The province is missing out revenue by charging large companies, including those in the natural gas industry, too little for the water they use.
That's according to a new report by the POLIS Project on Ecological Governance and the Canadian Centre for Policy Alternatives (CCPA).
The report found that the province receives only $2.75 from the natural gas industry for approximately 2.5 million litres of water withdrawn from lakes, rivers and streams. The community of Dawson Creek in northern B.C. is charging companies $11,000 for the same volume of water, which is equivalent to the volume of an Olympic-sized swimming pool.
Natural gas is a booming industry in British Columbia and the process of extracting this gas, via hydraulic fracturing or 'fracking', requires massive volumes of water.
In a recent Tyee series on the industry, author Hayley Dunning reported that one natural gas well pad can use up to 100 million litres of water to complete its fracturing process -- the same amount as it takes to produce 70 cars. According to Dunning's research there are more than 10,000 such wells in British Columbia -- and the province supports the creation of more projects in this industry.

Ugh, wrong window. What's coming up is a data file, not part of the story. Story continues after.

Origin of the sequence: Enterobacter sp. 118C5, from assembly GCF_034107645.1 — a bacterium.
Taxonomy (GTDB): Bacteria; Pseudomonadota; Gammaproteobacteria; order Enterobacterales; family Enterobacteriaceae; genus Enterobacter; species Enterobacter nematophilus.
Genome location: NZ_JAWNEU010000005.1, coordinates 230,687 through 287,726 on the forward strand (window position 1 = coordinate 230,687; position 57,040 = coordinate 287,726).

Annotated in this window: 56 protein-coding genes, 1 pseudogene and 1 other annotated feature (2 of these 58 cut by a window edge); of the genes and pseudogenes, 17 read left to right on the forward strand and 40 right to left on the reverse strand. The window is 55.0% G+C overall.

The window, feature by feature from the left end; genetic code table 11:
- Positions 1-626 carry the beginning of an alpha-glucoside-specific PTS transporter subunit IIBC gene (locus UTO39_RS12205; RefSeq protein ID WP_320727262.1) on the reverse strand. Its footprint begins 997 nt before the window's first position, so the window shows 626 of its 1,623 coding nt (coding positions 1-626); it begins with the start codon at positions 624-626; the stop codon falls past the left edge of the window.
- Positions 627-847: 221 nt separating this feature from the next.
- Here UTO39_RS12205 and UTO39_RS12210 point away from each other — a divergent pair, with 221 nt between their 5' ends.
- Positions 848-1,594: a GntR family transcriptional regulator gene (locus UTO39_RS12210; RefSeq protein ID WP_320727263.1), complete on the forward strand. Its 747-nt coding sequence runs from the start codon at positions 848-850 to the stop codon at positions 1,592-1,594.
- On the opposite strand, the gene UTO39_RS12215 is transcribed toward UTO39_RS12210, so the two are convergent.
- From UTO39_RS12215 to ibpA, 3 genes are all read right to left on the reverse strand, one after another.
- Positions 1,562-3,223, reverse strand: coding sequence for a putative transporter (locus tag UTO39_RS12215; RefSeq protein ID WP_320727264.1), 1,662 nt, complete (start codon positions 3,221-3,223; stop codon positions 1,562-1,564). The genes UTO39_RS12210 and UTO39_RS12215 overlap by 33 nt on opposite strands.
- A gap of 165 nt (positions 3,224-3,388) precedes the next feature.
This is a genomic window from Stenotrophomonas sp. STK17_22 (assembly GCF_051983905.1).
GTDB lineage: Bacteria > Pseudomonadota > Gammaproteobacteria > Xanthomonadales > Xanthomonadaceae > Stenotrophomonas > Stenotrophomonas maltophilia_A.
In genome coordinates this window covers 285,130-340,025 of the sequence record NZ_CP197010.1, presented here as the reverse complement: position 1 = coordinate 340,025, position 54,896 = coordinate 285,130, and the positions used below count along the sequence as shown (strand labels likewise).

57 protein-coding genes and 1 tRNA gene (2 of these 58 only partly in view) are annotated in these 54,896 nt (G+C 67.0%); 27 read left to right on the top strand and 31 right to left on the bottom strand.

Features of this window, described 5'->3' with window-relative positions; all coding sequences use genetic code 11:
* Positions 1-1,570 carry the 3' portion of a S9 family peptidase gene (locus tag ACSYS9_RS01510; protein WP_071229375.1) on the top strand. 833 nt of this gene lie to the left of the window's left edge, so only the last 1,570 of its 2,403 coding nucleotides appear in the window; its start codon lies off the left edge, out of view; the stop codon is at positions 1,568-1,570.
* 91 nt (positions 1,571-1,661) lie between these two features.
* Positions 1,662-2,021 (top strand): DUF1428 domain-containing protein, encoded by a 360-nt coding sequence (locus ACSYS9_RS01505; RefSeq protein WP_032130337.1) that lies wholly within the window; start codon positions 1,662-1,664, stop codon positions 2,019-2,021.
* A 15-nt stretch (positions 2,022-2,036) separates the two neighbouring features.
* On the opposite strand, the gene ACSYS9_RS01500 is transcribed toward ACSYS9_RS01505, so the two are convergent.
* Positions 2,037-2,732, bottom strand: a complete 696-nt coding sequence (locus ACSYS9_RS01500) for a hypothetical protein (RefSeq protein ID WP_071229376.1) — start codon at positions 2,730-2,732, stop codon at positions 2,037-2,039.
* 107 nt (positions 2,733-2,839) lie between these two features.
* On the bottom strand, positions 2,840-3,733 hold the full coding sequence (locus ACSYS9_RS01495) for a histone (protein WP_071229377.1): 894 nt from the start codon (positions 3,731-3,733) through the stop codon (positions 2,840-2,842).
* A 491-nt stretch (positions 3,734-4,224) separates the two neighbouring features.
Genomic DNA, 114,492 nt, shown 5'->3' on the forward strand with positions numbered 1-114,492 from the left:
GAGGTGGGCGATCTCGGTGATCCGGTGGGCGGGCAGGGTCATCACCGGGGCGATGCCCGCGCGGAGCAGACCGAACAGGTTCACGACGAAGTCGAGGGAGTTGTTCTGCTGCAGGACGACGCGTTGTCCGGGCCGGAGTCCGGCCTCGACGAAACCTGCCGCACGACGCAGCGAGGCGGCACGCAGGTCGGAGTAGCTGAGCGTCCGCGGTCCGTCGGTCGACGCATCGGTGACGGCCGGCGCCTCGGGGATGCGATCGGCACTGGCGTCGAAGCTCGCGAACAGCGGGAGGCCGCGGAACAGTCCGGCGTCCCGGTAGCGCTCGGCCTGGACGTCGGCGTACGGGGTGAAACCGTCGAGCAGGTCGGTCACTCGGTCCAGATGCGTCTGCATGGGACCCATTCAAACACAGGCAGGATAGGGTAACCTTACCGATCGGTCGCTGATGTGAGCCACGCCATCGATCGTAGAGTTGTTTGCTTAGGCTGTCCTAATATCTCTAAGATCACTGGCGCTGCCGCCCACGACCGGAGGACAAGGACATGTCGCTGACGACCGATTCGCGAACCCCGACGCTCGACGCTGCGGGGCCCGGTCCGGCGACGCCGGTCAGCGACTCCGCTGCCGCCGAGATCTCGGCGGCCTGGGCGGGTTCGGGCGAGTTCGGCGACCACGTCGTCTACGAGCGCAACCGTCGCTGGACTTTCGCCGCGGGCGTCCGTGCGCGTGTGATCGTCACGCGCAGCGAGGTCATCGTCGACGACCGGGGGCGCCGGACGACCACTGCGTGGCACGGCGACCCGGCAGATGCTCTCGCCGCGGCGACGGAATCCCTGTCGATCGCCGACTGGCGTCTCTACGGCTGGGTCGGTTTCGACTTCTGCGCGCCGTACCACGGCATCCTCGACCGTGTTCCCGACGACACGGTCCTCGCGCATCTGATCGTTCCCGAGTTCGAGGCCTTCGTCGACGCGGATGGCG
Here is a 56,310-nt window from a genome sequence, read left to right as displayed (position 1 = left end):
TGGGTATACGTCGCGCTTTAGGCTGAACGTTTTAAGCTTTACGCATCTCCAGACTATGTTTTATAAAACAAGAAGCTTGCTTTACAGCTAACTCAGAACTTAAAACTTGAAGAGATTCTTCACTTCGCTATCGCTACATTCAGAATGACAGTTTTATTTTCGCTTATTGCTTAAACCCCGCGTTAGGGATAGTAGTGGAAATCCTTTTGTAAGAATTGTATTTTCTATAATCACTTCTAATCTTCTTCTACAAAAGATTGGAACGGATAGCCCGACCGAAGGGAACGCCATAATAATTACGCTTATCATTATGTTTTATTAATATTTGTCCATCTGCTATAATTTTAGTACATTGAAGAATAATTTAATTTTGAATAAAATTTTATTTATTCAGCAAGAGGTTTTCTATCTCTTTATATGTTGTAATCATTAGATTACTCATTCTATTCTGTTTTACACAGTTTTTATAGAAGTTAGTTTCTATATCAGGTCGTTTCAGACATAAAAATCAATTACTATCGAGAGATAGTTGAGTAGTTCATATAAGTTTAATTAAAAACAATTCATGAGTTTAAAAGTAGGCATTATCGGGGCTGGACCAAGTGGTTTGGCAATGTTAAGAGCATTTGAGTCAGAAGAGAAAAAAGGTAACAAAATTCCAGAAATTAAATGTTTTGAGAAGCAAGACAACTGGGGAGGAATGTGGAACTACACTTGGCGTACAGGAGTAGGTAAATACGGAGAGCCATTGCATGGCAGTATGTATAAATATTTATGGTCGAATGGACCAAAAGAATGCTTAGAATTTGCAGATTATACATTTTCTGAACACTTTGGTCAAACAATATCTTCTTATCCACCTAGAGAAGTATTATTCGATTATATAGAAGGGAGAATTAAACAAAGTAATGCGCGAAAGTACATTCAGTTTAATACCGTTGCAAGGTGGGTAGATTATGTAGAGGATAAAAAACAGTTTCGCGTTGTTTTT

The POLIS and CCPA report also found that in some cases the province does not even require industries to meter their withdrawals from lakes, rivers and streams, adding to "a complete lack of regulation on sub-surface or groundwater withdrawals."
"Now more than ever, we need the province to commit to a Water Sustainability Act that embraces the need for transparent, across-the-board reporting of all water use," concluded the report's author Ben Parfitt.
Aurora Tejeida is completing a practicum at The Tyee.